Raytheon next argues it is injured by Ashborn's having sued it in Israel. Specifically, Raytheon points to the costs and burdens associated with filing its court-ordered response to Ashborn's complaint, translating pleadings and other documents from Hebrew into English and vice versa, and arranging for the travel of witnesses and company personnel from the United States to Israel "in the midst of ongoing and dangerous terrorist attacks" in the region. Raytheon's having to incur these costs and burdens certainly satisfies the injury requirement of Article III. See Franchise Tax Bd. of Ca. v. Alcan Aluminum Ltd., 493 U.S. 331, 336 (1990) (threat of relatively small financial injury sufficient to confer Article III standing); Sea-Land Serv., Inc. v. U.S. Dep't of Transp., 137 F.3d 640, 648 (D.C. Cir. 1998) ("The concrete cost of an additional proceeding is a cognizable Article III injury").

This claimed injury, however, implicates another requirement of Article III, namely, that it be redressable by the court.

An order compelling Ashborn to appear in arbitration proceedings in the District of Columbia would not do anything to redress the injury Raytheon suffers as a result of having to defend itself in the case Ashborn brought in Israel. Unlike the plaintiff in the case upon which Raytheon principally relies, see Northwest Airlines, Inc. v. R & S Co., 176 F. Supp. 2d 935, 939-41 (D. Minn. 2001) (issuing order to compel arbitration and preliminary injunction to halt litigation defendants had initiated in Lebanon), Raytheon, perhaps wisely, is not seeking to enjoin its adversary from pursuing litigation abroad, s ee China Trade & Dev. Corp. v. M.V. Choong Yong, 837 F.2d 33, 35 (2d Cir. 1987) (principles of comity counsel that injunctions restraining foreign litigation be "used sparingly" and "granted only with care and great restraint"); see also General Elec. Co. v. Deutz AG, 270 F.3d 144, 160 (3d Cir. 2001); Laker Airways, Ltd. v. Sabena, Belgian World Airlines, 731 F.2d 909, 937-38 (D.C. Cir. 1984).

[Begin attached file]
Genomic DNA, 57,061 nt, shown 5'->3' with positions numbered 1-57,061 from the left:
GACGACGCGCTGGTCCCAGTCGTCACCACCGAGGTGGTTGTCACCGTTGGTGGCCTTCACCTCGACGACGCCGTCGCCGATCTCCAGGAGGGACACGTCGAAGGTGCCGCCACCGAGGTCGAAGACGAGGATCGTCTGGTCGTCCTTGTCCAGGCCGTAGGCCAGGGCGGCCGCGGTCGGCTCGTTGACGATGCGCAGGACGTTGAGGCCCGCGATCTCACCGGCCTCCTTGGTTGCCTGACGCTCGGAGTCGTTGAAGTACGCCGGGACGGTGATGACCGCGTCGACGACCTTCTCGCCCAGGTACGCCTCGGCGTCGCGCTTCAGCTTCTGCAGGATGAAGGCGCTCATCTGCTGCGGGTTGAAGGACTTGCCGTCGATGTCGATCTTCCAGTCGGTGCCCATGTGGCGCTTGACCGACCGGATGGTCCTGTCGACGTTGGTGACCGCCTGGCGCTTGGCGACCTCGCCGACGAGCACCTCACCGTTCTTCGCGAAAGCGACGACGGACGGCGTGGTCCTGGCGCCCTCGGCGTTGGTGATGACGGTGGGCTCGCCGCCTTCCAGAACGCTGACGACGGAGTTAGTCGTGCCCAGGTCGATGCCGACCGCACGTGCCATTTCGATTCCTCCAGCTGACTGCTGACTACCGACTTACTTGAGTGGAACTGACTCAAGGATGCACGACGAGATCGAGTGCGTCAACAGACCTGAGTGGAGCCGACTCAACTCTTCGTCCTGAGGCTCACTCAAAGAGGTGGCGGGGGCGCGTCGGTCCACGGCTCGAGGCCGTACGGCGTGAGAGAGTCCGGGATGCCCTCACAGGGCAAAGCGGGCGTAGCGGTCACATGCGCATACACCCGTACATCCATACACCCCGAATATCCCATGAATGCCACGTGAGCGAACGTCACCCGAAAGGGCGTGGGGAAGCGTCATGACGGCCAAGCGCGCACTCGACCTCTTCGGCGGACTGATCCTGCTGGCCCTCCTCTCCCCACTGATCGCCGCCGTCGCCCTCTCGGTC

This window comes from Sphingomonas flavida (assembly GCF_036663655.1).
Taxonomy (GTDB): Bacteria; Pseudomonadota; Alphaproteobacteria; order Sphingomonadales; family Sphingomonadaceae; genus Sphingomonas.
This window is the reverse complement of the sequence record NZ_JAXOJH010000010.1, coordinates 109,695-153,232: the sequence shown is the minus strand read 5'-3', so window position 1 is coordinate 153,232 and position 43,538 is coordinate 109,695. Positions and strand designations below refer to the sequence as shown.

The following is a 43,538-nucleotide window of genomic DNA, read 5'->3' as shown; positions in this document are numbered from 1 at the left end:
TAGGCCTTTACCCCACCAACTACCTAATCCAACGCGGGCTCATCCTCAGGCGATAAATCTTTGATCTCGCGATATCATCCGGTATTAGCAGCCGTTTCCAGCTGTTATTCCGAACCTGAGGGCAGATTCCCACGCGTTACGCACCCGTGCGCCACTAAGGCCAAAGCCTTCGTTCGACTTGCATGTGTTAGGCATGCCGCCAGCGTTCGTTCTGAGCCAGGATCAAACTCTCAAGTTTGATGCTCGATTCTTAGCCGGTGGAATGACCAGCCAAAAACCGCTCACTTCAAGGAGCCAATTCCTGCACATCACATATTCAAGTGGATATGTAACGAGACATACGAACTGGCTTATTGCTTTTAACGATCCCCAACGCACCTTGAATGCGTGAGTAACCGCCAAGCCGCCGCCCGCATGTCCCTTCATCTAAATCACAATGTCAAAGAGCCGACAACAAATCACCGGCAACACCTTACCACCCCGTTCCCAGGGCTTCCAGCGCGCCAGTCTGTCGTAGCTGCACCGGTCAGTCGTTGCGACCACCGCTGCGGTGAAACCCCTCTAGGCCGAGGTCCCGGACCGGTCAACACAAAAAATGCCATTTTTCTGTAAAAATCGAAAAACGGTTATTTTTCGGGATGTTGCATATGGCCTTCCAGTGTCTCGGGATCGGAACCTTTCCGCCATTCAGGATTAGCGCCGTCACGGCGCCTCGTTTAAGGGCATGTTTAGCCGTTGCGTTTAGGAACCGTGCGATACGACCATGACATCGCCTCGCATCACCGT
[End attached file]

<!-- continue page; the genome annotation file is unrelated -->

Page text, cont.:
Absent reason to believe Ashborn would drop its case in Israel if it had to appear at the arbitration proceedings in the District of Columbia, which Raytheon does not claim and Ashborn clearly said it would not do, Raytheon simply cannot demonstrate it is "likely, as opposed to merely speculative, that [its] injury will be redressed by a favorable decision." Lujan, 504 U.S. at 561. Because the relief Raytheon seeks here will not redress the injury of which it complains, the Company lacks Article III standing to sue.

III. Conclusion

For the foregoing reasons, the judgment of the district court dismissing Raytheon's petition is